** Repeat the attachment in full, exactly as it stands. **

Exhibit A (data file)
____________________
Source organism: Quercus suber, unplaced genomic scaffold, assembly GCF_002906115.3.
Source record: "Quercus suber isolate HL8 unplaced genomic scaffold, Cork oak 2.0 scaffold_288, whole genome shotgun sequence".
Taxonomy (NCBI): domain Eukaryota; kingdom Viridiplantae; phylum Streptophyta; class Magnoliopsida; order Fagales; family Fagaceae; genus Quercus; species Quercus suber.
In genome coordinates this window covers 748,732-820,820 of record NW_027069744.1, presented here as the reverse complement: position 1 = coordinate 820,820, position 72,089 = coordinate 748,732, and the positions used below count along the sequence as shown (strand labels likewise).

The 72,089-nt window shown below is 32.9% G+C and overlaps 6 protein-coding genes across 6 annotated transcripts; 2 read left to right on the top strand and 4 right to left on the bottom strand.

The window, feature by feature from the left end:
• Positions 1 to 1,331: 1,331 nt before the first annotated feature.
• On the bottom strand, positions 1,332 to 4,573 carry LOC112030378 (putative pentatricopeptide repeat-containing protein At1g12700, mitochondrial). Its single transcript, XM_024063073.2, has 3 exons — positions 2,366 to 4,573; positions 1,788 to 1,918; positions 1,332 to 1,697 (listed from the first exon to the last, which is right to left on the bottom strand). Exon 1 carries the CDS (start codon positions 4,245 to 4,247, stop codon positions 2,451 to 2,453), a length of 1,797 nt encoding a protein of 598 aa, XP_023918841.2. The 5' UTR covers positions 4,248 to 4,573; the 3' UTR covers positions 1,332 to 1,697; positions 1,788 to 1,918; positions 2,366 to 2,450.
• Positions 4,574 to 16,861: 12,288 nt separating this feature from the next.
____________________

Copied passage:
Source organism: Quercus suber, unplaced genomic scaffold, assembly GCF_002906115.3.
Source record: "Quercus suber isolate HL8 unplaced genomic scaffold, Cork oak 2.0 scaffold_288, whole genome shotgun sequence".
Taxonomy (NCBI): domain Eukaryota; kingdom Viridiplantae; phylum Streptophyta; class Magnoliopsida; order Fagales; family Fagaceae; genus Quercus; species Quercus suber.
In genome coordinates this window covers 748,732-820,820 of record NW_027069744.1, presented here as the reverse complement: position 1 = coordinate 820,820, position 72,089 = coordinate 748,732, and the positions used below count along the sequence as shown (strand labels likewise).

The 72,089-nt window shown below is 32.9% G+C and overlaps 6 protein-coding genes across 6 annotated transcripts; 2 read left to right on the top strand and 4 right to left on the bottom strand.

The window, feature by feature from the left end:
• Positions 1 to 1,331: 1,331 nt before the first annotated feature.
• On the bottom strand, positions 1,332 to 4,573 carry LOC112030378 (putative pentatricopeptide repeat-containing protein At1g12700, mitochondrial). Its single transcript, XM_024063073.2, has 3 exons — positions 2,366 to 4,573; positions 1,788 to 1,918; positions 1,332 to 1,697 (listed from the first exon to the last, which is right to left on the bottom strand). Exon 1 carries the CDS (start codon positions 4,245 to 4,247, stop codon positions 2,451 to 2,453), a length of 1,797 nt encoding a protein of 598 aa, XP_023918841.2. The 5' UTR covers positions 4,248 to 4,573; the 3' UTR covers positions 1,332 to 1,697; positions 1,788 to 1,918; positions 2,366 to 2,450.
• Positions 4,574 to 16,861: 12,288 nt separating this feature from the next.